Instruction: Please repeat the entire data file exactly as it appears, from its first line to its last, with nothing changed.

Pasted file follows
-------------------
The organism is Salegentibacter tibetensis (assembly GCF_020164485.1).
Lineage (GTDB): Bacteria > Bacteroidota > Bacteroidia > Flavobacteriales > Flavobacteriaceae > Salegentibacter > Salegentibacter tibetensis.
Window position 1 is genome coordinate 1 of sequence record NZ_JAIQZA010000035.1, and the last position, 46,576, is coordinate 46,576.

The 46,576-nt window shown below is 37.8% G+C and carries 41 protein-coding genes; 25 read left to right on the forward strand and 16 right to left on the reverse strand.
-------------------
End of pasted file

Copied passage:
The organism is Salegentibacter tibetensis (assembly GCF_020164485.1).
Lineage (GTDB): Bacteria > Bacteroidota > Bacteroidia > Flavobacteriales > Flavobacteriaceae > Salegentibacter > Salegentibacter tibetensis.
Window position 1 is genome coordinate 1 of sequence record NZ_JAIQZA010000035.1, and the last position, 46,576, is coordinate 46,576.

The 46,576-nt window shown below is 37.8% G+C and carries 41 protein-coding genes; 25 read left to right on the forward strand and 16 right to left on the reverse strand.